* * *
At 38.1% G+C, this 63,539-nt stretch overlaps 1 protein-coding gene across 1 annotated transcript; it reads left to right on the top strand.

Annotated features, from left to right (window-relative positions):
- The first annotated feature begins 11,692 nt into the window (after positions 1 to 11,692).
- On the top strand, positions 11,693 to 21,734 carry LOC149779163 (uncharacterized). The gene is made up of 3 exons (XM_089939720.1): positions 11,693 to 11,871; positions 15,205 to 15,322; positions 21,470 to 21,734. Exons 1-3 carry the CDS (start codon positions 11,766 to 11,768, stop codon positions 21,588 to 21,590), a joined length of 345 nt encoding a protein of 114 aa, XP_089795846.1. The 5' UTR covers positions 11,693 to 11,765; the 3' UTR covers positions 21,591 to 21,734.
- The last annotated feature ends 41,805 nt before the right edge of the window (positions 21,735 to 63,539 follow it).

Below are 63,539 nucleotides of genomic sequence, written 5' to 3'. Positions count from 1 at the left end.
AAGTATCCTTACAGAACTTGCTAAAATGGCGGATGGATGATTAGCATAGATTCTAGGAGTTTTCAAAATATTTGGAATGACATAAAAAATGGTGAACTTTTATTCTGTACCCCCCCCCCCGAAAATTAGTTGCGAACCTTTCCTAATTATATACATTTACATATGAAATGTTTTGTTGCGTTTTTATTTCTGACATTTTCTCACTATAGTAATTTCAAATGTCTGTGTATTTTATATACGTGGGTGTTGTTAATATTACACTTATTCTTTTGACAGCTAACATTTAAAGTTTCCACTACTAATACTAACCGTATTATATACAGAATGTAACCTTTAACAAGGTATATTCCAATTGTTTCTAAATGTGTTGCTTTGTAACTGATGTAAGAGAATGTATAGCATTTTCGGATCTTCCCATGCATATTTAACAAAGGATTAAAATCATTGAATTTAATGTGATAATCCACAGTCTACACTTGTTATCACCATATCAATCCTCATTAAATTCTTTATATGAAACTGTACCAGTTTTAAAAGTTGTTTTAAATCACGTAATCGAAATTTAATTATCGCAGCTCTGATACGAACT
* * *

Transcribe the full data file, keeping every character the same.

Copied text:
At 38.1% G+C, this 63,539-nt stretch overlaps 1 protein-coding gene across 1 annotated transcript; it reads left to right on the top strand.

Annotated features, from left to right (window-relative positions):
- The first annotated feature begins 11,692 nt into the window (after positions 1 to 11,692).
- On the top strand, positions 11,693 to 21,734 carry LOC149779163 (uncharacterized). The gene is made up of 3 exons (XM_089939720.1): positions 11,693 to 11,871; positions 15,205 to 15,322; positions 21,470 to 21,734. Exons 1-3 carry the CDS (start codon positions 11,766 to 11,768, stop codon positions 21,588 to 21,590), a joined length of 345 nt encoding a protein of 114 aa, XP_089795846.1. The 5' UTR covers positions 11,693 to 11,765; the 3' UTR covers positions 21,591 to 21,734.
- The last annotated feature ends 41,805 nt before the right edge of the window (positions 21,735 to 63,539 follow it).

Below are 63,539 nucleotides of genomic sequence, written 5' to 3'. Positions count from 1 at the left end.
AAGTATCCTTACAGAACTTGCTAAAATGGCGGATGGATGATTAGCATAGATTCTAGGAGTTTTCAAAATATTTGGAATGACATAAAAAATGGTGAACTTTTATTCTGTACCCCCCCCCCCGAAAATTAGTTGCGAACCTTTCCTAATTATATACATTTACATATGAAATGTTTTGTTGCGTTTTTATTTCTGACATTTTCTCACTATAGTAATTTCAAATGTCTGTGTATTTTATATACGTGGGTGTTGTTAATATTACACTTATTCTTTTGACAGCTAACATTTAAAGTTTCCACTACTAATACTAACCGTATTATATACAGAATGTAACCTTTAACAAGGTATATTCCAATTGTTTCTAAATGTGTTGCTTTGTAACTGATGTAAGAGAATGTATAGCATTTTCGGATCTTCCCATGCATATTTAACAAAGGATTAAAATCATTGAATTTAATGTGATAATCCACAGTCTACACTTGTTATCACCATATCAATCCTCATTAAATTCTTTATATGAAACTGTACCAGTTTTAAAAGTTGTTTTAAATCACGTAATCGAAATTTAATTATCGCAGCTCTGATACGAACT